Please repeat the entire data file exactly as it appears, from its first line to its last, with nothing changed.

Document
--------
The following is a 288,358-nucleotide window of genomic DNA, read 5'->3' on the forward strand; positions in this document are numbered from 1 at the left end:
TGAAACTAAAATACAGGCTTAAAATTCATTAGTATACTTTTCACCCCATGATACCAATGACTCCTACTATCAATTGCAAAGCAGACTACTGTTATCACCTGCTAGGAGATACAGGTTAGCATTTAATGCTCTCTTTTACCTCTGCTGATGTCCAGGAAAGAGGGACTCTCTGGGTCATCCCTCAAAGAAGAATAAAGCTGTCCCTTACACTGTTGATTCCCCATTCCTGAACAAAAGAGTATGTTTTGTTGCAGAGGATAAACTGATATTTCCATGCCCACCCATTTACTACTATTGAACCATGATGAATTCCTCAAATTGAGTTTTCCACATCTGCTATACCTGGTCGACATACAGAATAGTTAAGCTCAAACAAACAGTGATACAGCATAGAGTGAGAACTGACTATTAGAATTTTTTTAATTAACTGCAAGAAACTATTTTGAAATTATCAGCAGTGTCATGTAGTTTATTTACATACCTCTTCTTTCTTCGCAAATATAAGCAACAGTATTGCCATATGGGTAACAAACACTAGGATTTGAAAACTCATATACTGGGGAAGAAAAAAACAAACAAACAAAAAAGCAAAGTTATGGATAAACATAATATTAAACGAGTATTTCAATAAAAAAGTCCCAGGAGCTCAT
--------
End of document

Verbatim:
The following is a 288,358-nucleotide window of genomic DNA, read 5'->3' on the forward strand; positions in this document are numbered from 1 at the left end:
TGAAACTAAAATACAGGCTTAAAATTCATTAGTATACTTTTCACCCCATGATACCAATGACTCCTACTATCAATTGCAAAGCAGACTACTGTTATCACCTGCTAGGAGATACAGGTTAGCATTTAATGCTCTCTTTTACCTCTGCTGATGTCCAGGAAAGAGGGACTCTCTGGGTCATCCCTCAAAGAAGAATAAAGCTGTCCCTTACACTGTTGATTCCCCATTCCTGAACAAAAGAGTATGTTTTGTTGCAGAGGATAAACTGATATTTCCATGCCCACCCATTTACTACTATTGAACCATGATGAATTCCTCAAATTGAGTTTTCCACATCTGCTATACCTGGTCGACATACAGAATAGTTAAGCTCAAACAAACAGTGATACAGCATAGAGTGAGAACTGACTATTAGAATTTTTTTAATTAACTGCAAGAAACTATTTTGAAATTATCAGCAGTGTCATGTAGTTTATTTACATACCTCTTCTTTCTTCGCAAATATAAGCAACAGTATTGCCATATGGGTAACAAACACTAGGATTTGAAAACTCATATACTGGGGAAGAAAAAAACAAACAAACAAAAAAGCAAAGTTATGGATAAACATAATATTAAACGAGTATTTCAATAAAAAAGTCCCAGGAGCTCAT